Berg Software - automated reporting - Java to Excel - Include comments

4. Include comments

HSSFPatriarch hpt = sheet.createDrawingPatriarch();
HSSFComment comment = hpt.createComment(new HSSFClientAnchor(0, 0, 0, 0, (short) 4, 2, (short) 12, 7));
comment.setString(new HSSFRichTextString("The comment added to the cell." + System.getProperty("line.separator") + " New information..."));
newCell.setCellComment(comment);
newCell.setCellValue("This cell has a note!");

5. Include formulas

You can create programmatically complex formula-cells, using values from other cells. For example:
sumCell.setCellFormula("SUM(" + columnLetter + firstRow + ":" + columnLetter + lastRow + ")");
…results in:
Berg Software - automated reporting - Java to Excel - Include formulas
Sample formula:
String formula = "IF("+ columnLetter + estimationRow + "=0,0,("
        + columnLetter + cumulatedRow + "/" + columnLetter + estimationRow
        + ")*100)";
percentCell.setCellFormula(formula);
…and the result:
Berg Software - automated reporting - Java to Excel - Include formulas part 2

6. Add hyperlinks

These can point to a web URL, a file, an e-mail application, or to any cell within the file (on any spreadsheet of the same Excel file)
HSSFCell cell = row4.createCell((short) 0);
CreationHelper createHelper = workbook.getCreationHelper();
Hyperlink link = createHelper.createHyperlink(HyperlinkType.URL);
link.setAddress("https://www.berg-software.com/en/");
cell.setHyperlink(link);
cell.setCellValue("URL Link - to our company site");
 
cell = sheet.createRow(5).createCell((short) 0);
cell.setCellValue("File Link");
link = createHelper.createHyperlink(HyperlinkType.FILE);
link.setAddress("myFile.doc");
cell.setHyperlink(link);
 
cell = sheet.createRow(6).createCell((short) 0);
cell.setCellValue("Email Link");
link = createHelper.createHyperlink(HyperlinkType.EMAIL);
link.setAddress("mailto:contact@berg-software.com?" + "subject = Hyperlink");
cell.setHyperlink(link);
cell.setCellStyle(hlinkstyle);
Berg Software - automated reporting - Java to Excel - Add hyperlinks

7. Security

You can set a password to protect an entire sheet from changes. This way, you can make sure that operations like deleting, hiding, editing cell content can only be done by authorized personnel. However, if needed, some cells can be unlocked altogether.
protected_sheet.protectSheet( "mypassword");
 
 
CellStyle unlockedCellStyle = workbook.createCellStyle();
unlockedCellStyle.setLocked(false);
 
row.createCell( 2).setCellValue("Cell value protected !");
 
final HSSFCell oneCell = row.createCell(4);
oneCell.setCellValue("This cell value can be changed !");
oneCell.setCellStyle(unlockedCellStyle);
Berg Software - automated reporting - Java to Excel - Security

8. Freezing panes

You can freeze the first rows or first columns (i.e. both vertical and horizontal freezing are available). For example:
sheet3.createFreezePane( 2, 2 );

9. Collapsing group for columns or rows

It is also very simple to do:
sheet.groupColumn(2, 5);
sheet.groupRow(7, 9);

10. Cell validation

It is possible to set data validations cells. In the example below, we use one writable cell to check if the user has set one of the values 10, 20 or 30, and we do not allow another value to be set. The user will be informed via a message prompt (that can also be either defined or default).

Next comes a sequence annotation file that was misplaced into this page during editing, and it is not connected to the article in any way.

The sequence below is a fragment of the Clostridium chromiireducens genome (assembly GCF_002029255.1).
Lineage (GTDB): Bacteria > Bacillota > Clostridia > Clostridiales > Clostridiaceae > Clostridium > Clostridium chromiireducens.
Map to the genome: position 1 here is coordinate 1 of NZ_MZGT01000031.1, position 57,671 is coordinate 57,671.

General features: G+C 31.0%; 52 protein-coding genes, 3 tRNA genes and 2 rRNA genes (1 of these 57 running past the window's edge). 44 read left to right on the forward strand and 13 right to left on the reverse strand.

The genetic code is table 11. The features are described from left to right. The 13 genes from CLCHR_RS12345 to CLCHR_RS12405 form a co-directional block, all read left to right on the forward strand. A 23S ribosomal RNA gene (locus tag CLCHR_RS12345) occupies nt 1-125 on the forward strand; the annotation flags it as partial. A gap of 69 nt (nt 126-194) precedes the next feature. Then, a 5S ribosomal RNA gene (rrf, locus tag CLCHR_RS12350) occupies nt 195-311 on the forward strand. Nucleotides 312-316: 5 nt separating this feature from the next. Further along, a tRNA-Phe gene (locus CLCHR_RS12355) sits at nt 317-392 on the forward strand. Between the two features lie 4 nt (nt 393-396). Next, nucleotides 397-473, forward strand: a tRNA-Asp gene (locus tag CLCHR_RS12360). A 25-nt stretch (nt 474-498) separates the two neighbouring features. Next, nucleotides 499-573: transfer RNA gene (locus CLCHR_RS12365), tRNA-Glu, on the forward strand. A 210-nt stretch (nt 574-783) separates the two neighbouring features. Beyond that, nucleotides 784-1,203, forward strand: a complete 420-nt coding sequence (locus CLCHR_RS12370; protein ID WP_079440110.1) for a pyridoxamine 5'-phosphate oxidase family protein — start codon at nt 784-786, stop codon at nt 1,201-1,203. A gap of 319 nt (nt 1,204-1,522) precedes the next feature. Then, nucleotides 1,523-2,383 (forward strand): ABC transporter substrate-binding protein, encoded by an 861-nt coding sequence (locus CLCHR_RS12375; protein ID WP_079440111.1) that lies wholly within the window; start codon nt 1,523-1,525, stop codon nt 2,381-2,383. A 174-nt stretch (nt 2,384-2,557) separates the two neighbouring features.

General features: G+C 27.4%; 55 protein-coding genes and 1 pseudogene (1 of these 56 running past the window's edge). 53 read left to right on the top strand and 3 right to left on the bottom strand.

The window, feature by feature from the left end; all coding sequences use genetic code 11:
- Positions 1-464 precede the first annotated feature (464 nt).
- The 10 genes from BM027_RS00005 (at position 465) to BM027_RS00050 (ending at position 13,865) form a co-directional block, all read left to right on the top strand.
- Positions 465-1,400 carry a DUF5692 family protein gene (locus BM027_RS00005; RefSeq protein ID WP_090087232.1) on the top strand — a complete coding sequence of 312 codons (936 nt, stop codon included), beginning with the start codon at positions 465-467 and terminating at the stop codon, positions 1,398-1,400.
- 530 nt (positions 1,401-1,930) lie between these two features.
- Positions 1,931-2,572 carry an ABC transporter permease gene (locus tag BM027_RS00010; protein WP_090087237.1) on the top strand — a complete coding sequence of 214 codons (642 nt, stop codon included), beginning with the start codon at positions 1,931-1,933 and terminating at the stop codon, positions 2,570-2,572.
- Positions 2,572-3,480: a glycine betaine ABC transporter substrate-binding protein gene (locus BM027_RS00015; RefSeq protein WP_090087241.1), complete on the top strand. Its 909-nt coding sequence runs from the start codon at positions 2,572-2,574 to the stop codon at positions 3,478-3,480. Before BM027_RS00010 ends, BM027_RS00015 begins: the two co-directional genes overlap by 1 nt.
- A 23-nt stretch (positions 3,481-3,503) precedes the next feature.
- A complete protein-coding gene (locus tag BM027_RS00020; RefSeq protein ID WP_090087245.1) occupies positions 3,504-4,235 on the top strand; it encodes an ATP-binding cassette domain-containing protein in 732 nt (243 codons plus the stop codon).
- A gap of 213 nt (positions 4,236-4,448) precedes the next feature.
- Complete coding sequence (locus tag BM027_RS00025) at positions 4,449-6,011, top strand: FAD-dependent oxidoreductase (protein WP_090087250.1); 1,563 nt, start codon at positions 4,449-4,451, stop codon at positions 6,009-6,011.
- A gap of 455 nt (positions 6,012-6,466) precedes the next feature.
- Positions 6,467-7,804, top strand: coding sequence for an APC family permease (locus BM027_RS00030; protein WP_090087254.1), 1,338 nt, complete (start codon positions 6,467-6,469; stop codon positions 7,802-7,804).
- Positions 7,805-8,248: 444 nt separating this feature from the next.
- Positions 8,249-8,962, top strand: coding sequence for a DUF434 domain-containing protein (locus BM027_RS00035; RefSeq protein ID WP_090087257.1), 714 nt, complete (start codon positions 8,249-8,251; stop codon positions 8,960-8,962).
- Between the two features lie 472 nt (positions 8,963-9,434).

The default message:
Berg Software - automated reporting - Java to Excel - Cell validation default
It can be customized with a single line of code:
sheet.createRow(25).createCell((short) 3).setCellValue("10");
CellRangeAddressList addressList = new CellRangeAddressList(
        25, 25, 3, 3);
DVConstraint dvConstraint = DVConstraint.createExplicitListConstraint(
        new String[]{"10", "20", "30"});
 
DataValidation dataValidation = new HSSFDataValidation
        (addressList, dvConstraint);
dataValidation.setSuppressDropDownArrow(true);
dataValidation.setErrorStyle(DataValidation.ErrorStyle.STOP);
dataValidation.createErrorBox("Validation Error", "The accepted values are: 10, 20 and 30!");
 
sheet.addValidationData(dataValidation);
Berg Software - automated reporting - Java to Excel - Cell validation customised

11. Header and footer are not difficult

You can set left, center or right headers (or all of them) with custom fonts:
Header header = sheet.getHeader();
header.setCenter("Center Header");
header.setLeft("Left Header");
header.setRight(HSSFHeader.font("Stencil-Normal", "Italic") +
        HSSFHeader.fontSize((short) 16) + "Right Header - special font");
 
sheet.getFooter().setCenter( "Center Footer");
sheet.getFooter().setLeft( "Left Footer");
sheet.getFooter().setRight("Right Footer");
The outcome:
Berg Software - automated reporting - Java to Excel - Header and footer

12. Merge cells

You only need one command to specify the range of cells to be merged:
sheet.addMergedRegion(new CellRangeAddress(firstRowNumber, lastRowNumber, mergedCellFirstCol, mergedCellLastCol));

13. Graphs

Apache POI can help creating different charts (e.g. line, bar, pie charts etc.), including their 3D variants:

Limitations

You have probably figured it by now, that you can perform any Excel functionalities via Java / Apache POI. However, when two special settings apply to the same set of cells, there might be limitations.

For example:

  • You can add a picture or hide / collapse cells. But when doing both at the same time (insert a picture on a row that we later collapsed), the image was not shown completely. As a workaround, you can set the image anchor with the count of visible rows / columns – it will keep the full image visible, regardless of expanding / collapsing cells.
  • When using collapsible columns, it can be difficult to adjust comments anchor.
  • There is a limitation to 256 columns per sheet when using HSSF.

When working with large sets of data that need any level of automation, we strongly recommend using Java to create, edit, compute and download associated Excel files. For most of the functions, you only need few lines of code. But then, having an Excel file that you can further tinker with, is priceless.

Do you need further ideas or guidance on “Java to Excel”? Let us know!